As the controversy around lewd comments made in 2005 by Donald Trump continues to reverberate, a steady stream of new developments suggests that this scandal may have staying power past the 2016 election.
Trump has apologized for appearing to brag about sexual assault, although he has denied actually committing such acts. He has repeatedly called his crude language and offensive boasts "locker room talk" and the coverage of the tape a distraction from issues that matter.
Still, that hasn't stopped a number of conservatives — including media personality Glenn Beck and House Speaker Paul Ryan — from either abandoning or distancing themselves from his campaign. And in the last 24 hours, there has been even more fallout directly related to the 2005 audio recording.
Nancy O'Dell, the former "Access Hollywood" co-host who was the subject of some of Trump's remarks, spoke out publicly for the first time Monday on her current program "Entertainment Tonight" about the language he used at the time.
Although O'Dell did not address the specifics of what Trump described — he spoke about aggressively pursuing her while she was married and taking her to buy furniture — she told viewers:
"There is no room for objectification of women, or anyone for that matter, not even in the 'locker room.' The conversation has got to change because everybody deserves respect, no matter the gender or setting. And as a mom, I have to add that our kids, especially our young girls, need to know that their hard work, their achievements, their intelligence, their heart are most important, and those things will not go unnoticed."
In a previous statement, O'Dell wrote, "Politics aside, I'm saddened that these comments still exist in our society at all."
Meanwhile, "The Daily Show" has resurfaced ironic footage of Trump firing a contestant on his "Celebrity Apprentice" reality show back in 2010 — precisely because she used "locker room" talk:
On the episode in question, WWR star Maria Kanellis brought up the fact that celebrity chef Curtis Stone "took a crap" in their shared dressing room. Trump, who infamously is skittish around talk of bodily functions, took offense.
"Isn't it sort of gross to bringing that up? It's like disgusting," Trump said. "This is my boardroom. It's not a locker room. Maria, you're fired."
Speaking of "The Apprentice," there is now increasing pressure on producers of that show to reveal potentially incendiary footage and transcripts featuring Trump.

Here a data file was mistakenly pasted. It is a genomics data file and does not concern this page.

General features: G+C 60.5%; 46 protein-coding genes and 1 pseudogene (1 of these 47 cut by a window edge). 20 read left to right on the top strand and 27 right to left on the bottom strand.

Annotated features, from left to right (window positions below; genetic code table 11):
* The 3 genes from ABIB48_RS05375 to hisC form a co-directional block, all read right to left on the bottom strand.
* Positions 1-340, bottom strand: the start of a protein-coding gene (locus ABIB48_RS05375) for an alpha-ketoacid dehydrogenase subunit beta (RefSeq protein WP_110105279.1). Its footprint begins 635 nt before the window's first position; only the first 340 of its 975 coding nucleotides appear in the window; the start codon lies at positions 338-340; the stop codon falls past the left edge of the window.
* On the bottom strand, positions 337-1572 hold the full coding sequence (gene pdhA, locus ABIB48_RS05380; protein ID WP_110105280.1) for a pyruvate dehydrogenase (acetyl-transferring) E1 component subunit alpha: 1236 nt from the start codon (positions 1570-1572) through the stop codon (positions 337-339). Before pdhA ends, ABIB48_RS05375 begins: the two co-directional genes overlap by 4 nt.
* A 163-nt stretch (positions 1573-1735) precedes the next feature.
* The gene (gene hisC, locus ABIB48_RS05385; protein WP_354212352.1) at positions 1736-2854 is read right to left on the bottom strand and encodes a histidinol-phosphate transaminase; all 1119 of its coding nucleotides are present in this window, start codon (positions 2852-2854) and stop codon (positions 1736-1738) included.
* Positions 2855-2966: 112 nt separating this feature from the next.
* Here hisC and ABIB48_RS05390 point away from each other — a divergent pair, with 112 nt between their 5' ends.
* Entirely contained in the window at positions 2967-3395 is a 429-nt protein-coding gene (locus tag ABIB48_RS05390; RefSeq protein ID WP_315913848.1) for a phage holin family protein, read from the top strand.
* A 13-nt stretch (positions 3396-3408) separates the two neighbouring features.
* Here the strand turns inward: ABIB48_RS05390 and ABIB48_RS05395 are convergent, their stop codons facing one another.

Chris Nee, a former producer of the show, has already claimed on Twitter that there are clips of the Republican presidential nominee saying "far worse" things — including the use of the N-word — than what he infamously said in 2005. However, leaking that footage could reportedly result in a $5 million fine for breach of a non-disclosure agreement.
Mark Burnett, the mega-producer behind the show, has insisted that he is not deliberately sitting on yet another "October surprise." BuzzFeed has quoted an anonymous source who alleged that Burnett is "pro-Trump" and will sue anyone who distributes any bombshell footage. MGM, the current owners of the show's rights, and Burnett released a joint statement to CNN's Brian Stelter addressing the issue:
"Despite reports to the contrary, Mark Burnett does not have the ability nor the right to release footage or other material from 'The Apprentice.' Various contractual and legal requirements also restrict MGM's ability to release such material. The recent claims that Mark Burnett has threatened anyone with litigation if they were to leak such material are completely and unequivocally false. To be clear, as previously reported by the press, which Mark Burnett has confirmed, he has consistently supported Democratic campaigns."
Still, there is currently a GoFundMe campaign — called the "Trump Sunlight Campaign" — attempting to raise the $5 million necessary to pay someone for a potential leak.
"Someone out there is likely in possession of a piece of evidence that could be used to substantiate what many folks have always believed; that the current nominee for president of the United States is not a moral leader for us all to look to over the next four years," the page for the campaign reads.
And then there's Geraldo Rivera. The veteran talk show host claims that he too has "embarrassing" tapes of Trump culled from previous interviews they have sat down for over the years.
"He's never used the P-word in front of me, I'll say that," Rivera said on Fox News "The Five Sunday". "But I never saw him come on to any of the beautiful women on the program."
Despite widespread condemnation of Trump's 2005 comments, some prominent defenders of the GOP presidential nominee have emerged. Alabama Sen. Jeff Sessions, the first U.S. senator to back Trump and a rumored VP prospect, recently told The Weekly Standard that he wouldn't characterize Trump's description of grabbing a woman by the genitals without consent as sexual assault.
"I think that's a stretch. I don't know what he meant," Sessions said.
But according to Jodi Omear, vice president of Communications for RAINN (the Rape, Abuse & Incest National Network), there is no gray area here, whether Trump's comments were meant to be taken literally or not.
"Any language that condones sexual assault, no matter where it takes place, is not okay and minimizes the issues," she told NBC News in a statement. "Joking or bragging about sexual violence is offensive and unacceptable. RAINN saw a 33 percent increase in online hotline sessions this weekend over the previous weekend. This public support helps people know that sexual violence is not their fault, and they are not alone."